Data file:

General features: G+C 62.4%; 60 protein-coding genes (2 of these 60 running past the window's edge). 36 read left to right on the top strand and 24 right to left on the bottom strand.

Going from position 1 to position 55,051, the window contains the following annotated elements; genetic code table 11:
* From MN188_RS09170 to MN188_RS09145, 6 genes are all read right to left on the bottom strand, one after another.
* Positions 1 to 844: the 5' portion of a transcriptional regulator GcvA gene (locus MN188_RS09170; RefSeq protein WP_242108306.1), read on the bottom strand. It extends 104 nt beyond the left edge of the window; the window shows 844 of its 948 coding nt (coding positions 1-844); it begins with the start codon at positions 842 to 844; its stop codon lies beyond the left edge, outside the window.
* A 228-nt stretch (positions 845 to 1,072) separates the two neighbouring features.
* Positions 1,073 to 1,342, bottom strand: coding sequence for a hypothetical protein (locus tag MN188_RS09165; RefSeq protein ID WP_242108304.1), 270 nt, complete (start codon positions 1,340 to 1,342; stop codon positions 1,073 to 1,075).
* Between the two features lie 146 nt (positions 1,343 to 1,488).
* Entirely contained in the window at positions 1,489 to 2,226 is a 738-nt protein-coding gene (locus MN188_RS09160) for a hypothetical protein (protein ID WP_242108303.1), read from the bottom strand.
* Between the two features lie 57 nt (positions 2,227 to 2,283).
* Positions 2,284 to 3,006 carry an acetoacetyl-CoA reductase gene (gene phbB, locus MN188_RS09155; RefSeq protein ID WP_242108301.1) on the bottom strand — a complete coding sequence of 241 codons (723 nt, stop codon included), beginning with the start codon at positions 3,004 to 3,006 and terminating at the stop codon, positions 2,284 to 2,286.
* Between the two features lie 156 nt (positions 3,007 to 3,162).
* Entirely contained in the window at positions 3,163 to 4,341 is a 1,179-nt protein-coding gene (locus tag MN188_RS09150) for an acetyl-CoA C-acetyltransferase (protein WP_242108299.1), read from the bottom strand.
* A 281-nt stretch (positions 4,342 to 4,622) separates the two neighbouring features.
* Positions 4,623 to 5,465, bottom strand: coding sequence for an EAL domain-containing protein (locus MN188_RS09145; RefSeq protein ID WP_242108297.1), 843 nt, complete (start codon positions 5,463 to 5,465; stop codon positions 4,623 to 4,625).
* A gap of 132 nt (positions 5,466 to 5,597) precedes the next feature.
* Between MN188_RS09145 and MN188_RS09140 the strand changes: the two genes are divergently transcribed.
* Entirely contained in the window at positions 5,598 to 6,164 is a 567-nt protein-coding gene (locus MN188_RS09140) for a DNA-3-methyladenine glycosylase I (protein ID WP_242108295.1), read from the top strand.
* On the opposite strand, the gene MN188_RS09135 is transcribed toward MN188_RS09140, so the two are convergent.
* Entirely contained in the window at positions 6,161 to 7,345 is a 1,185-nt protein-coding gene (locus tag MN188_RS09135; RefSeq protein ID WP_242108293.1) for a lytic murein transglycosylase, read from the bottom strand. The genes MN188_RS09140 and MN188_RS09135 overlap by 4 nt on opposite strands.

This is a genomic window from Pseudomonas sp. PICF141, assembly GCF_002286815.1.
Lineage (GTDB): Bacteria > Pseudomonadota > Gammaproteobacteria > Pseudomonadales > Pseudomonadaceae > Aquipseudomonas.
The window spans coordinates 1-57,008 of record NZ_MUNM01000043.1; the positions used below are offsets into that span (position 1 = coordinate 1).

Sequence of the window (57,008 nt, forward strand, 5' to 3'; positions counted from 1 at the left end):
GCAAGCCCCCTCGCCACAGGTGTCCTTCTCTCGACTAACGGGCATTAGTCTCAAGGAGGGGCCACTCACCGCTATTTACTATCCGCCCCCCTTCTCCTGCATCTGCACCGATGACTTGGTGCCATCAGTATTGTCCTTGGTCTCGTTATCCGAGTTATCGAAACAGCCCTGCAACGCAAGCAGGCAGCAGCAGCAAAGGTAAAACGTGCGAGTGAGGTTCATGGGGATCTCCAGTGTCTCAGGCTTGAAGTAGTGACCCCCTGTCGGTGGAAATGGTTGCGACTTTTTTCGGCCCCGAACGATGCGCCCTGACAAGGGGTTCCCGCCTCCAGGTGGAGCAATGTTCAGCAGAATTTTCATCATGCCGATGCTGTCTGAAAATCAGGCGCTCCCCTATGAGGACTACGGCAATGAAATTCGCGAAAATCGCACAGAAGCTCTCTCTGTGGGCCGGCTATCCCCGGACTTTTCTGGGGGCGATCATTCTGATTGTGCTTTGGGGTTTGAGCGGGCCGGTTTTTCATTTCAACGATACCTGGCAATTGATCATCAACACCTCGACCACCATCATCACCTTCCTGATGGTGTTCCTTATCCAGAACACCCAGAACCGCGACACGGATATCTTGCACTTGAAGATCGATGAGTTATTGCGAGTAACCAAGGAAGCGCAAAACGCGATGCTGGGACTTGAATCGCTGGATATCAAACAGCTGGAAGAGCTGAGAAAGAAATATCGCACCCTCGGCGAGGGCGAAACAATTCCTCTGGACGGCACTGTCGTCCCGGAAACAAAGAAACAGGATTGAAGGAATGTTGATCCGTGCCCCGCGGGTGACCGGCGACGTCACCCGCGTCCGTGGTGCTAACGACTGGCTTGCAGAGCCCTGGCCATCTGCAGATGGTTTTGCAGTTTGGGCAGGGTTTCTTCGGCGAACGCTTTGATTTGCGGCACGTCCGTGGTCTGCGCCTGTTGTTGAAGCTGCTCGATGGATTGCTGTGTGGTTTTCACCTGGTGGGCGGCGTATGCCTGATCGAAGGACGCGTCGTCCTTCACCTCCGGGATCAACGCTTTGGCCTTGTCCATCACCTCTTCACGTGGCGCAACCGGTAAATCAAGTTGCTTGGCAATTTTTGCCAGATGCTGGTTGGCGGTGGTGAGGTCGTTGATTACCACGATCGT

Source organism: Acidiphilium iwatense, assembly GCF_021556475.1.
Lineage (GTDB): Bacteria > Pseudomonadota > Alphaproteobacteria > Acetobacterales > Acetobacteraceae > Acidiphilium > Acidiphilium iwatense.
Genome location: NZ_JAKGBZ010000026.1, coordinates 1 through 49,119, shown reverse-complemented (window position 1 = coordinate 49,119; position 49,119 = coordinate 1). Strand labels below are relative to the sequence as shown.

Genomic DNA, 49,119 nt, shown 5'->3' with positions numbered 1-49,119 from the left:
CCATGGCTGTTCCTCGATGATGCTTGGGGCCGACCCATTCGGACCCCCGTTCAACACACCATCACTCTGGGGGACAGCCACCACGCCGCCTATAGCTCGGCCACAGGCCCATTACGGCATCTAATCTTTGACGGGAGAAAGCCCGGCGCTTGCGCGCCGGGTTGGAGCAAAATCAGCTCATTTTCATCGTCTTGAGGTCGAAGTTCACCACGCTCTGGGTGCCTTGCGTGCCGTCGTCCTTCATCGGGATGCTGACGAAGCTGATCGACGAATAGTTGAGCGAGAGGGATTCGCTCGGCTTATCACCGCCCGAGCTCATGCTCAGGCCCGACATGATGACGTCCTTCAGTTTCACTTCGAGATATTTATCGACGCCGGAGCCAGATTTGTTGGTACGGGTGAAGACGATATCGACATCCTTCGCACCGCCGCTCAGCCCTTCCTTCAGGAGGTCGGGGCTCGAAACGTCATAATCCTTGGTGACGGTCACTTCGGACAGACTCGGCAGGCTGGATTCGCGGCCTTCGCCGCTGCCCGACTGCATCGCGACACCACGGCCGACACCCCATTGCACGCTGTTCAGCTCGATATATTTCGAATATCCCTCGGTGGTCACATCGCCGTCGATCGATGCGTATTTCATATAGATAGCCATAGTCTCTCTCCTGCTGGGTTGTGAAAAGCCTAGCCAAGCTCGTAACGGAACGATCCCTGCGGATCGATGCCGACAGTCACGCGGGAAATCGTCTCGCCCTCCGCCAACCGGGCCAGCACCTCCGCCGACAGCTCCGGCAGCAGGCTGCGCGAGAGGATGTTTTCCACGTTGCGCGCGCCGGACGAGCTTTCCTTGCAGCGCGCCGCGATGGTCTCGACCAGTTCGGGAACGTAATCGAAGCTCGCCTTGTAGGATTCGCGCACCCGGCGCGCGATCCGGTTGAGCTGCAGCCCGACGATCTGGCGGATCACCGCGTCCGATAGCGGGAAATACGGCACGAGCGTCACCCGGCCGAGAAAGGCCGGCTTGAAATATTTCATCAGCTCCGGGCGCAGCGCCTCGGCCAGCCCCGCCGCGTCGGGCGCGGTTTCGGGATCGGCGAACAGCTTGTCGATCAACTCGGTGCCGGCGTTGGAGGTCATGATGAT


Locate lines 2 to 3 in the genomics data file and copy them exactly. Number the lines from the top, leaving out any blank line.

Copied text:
Going from position 1 to position 55,051, the window contains the following annotated elements; genetic code table 11:
* From MN188_RS09170 to MN188_RS09145, 6 genes are all read right to left on the bottom strand, one after another.